The ocean and the atmosphere are linked in ways that are only just beginning to be fully understood. Like siblings, the sky above us and the waters around us share many characteristics – most notably these days a need to be protected. We are siblings working on a shared agenda to defend both – an agenda that will define the future for many millions of brothers, sisters, fathers, mothers, friends, and neighbors, as well as life-forms on the land and in the seas, now and for generations to come.
Fortunately, governments around the world are beginning to understand the challenge, and are expected to deliver – or at least make progress toward – two important agreements this year: a new global treaty to protect marine life in international waters, and a climate-change accord to safeguard the atmosphere. Together with a suite of Sustainable Development Goals, these agreements will serve as crucial road signs indicating the path to be followed by the world’s national economies over the next 15 years and beyond.
The planned accords come amid extraordinary efforts by countries, cities, companies, and citizens to protect the climate and the ocean. Investments in renewable energy are running at well over $250 billion a year, and many countries are spending as much on green forms of energy production as they do on fossil fuels.
Our native Costa Rica, for example, now gets 80 per cent of its energy from renewable sources. In China, renewables are expanding rapidly, and coal consumption fell by 2.9 per cent year on year in 2014. Meanwhile, offshore, the need for more marine reserves and sustainable fishing is being recognized and, in some cases, met, with technological breakthroughs strengthening officials’ ability to monitor and track illegal catches.
Scientists studying climate change have shown how the problem can be tackled by adopting a clear path with progressive milestones. We must bring global emissions to a peak in the next decade, drive them down rapidly thereafter, and establish a balance between emissions and the planet’s natural absorptive capacity by the second half of the century.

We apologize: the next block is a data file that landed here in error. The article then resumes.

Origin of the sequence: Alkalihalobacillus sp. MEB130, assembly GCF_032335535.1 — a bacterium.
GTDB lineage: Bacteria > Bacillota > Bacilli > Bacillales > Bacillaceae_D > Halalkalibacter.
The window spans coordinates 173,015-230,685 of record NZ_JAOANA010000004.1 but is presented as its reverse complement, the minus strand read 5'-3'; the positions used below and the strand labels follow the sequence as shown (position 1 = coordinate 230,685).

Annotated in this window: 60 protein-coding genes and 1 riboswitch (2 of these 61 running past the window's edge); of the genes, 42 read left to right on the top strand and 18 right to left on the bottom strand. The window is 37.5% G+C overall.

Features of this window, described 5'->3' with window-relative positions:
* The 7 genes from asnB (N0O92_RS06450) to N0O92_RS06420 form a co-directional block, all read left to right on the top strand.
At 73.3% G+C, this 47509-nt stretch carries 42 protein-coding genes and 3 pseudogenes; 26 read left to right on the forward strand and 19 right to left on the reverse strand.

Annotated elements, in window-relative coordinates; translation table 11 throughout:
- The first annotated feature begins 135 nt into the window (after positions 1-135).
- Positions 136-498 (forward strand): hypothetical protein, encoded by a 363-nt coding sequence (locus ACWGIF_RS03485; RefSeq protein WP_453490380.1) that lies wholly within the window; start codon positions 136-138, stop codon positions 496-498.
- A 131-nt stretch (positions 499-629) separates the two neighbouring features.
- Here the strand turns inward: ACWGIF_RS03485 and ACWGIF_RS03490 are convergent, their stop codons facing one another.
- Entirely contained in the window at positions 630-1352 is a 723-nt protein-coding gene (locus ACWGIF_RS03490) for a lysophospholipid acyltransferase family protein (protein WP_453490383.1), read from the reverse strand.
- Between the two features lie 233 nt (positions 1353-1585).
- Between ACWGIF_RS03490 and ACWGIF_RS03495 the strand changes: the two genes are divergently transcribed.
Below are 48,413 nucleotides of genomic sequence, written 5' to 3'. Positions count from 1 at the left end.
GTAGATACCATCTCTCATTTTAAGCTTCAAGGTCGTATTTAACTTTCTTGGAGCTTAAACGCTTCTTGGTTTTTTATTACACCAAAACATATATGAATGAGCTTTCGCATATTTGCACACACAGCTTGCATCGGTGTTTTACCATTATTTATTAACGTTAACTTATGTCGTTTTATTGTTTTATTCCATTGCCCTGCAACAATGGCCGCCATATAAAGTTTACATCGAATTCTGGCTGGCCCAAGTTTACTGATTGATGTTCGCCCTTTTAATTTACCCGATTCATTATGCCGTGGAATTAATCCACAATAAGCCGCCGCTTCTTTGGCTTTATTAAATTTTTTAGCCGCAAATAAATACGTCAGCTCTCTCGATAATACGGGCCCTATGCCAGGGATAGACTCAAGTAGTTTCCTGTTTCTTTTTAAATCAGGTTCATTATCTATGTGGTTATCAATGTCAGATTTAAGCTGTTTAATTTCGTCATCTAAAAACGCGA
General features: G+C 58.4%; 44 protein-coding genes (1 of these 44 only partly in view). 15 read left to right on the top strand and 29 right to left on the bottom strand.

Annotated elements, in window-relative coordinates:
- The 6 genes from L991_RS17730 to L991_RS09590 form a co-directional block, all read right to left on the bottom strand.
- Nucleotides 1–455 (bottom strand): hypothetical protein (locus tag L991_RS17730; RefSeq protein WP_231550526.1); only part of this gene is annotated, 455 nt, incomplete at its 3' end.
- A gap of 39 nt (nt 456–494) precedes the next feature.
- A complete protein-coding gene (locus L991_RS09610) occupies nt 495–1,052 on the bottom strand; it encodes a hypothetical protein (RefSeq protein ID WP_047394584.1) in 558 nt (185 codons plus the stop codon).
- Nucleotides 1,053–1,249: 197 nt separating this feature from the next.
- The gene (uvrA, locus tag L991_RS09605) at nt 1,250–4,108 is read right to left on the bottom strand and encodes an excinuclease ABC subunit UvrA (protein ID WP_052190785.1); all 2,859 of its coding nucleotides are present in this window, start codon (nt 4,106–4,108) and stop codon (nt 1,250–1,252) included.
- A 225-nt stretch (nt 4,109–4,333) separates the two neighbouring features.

The ocean has historically played an important role in achieving that balance. As a natural carbon sink, it absorbs approximately 25 per cent of all the carbon dioxide emitted by human activity annually. But we are overtaxing its absorptive capacity.
The ocean has historically played an important role in achieving that balance. As a natural carbon sink, it absorbs approximately 25 per cent of all the carbon dioxide emitted by human activity annually. But we are overtaxing its absorptive capacity. The carbon dissolved in the ocean has altered its chemistry, driving up acidity by 30 per cent since the beginning of the Industrial Revolution. The rate of change is, to the best of our knowledge, many times faster than at any time in the last 65 million years, and possibly the last 300 million years.
If CO2 emissions are not brought under control, the rate of acidification will continue to accelerate – with deadly effects on the ocean’s inhabitants. As CO2 from the atmosphere is churned into the world’s waters, it reduces the availability of carbonate ions needed by many marine animals and plants to build their shells and skeletons. If CO2 levels continue to rise at their current rates, scientists estimate that around 10 per cent of the Arctic Ocean will be corrosive enough to dissolve the shells of sea creatures by 2018. Many other oceanic bodies face a similar future.
International agreements succeed best when the political, economic, and social trends of the time align, as they have now, to give rise to a new vision of the future and a new relationship between humanity and the planet we share. Realizing this vision will involve multiple generations. Both the ocean and the climate are in need of global, credible, measurable, actionable plans to provide for their protection. Our scattered, fully protected marine reserves must be expanded from the 1 per cent of the ocean they currently protect to form a truly global network.
Last month, 13 Caribbean heads of state and government called for an effective global agreement, citing current and emerging impacts. It is an alarming list: “more frequent extreme events, more intense and changing rainfall patterns, more ocean acidification and ocean warming, coral bleaching, rising sea levels, coastal erosion, salinization of aquifers, the greatly accelerated emergence of new communicable diseases, reduced agricultural productivity, and a disruption of fishing traditions.”
Such threats are proof of the urgent need to expand the international rules providing for the conservation and sustainable management of the climate and marine life. The climate-change agreement expected to be reached in Paris in December will not solve the problem at the stroke of a pen, just as no agreement to protect marine life will, on its own, lead to a healthier ocean. But it is essential that we establish the policy pathways needed to ensure that all countries play their part in protecting the planet, while assisting the vulnerable to adapt to the effects of environmental degradation already underway.
Christiana Figueres is Executive Secretary of the United Nations Framework Convention on Climate Change (UNFCCC). José María Figueres, Co-Chair of the Global Ocean Commission, is a former president of Costa Rica.
Copyright: Project Syndicate, 2015.
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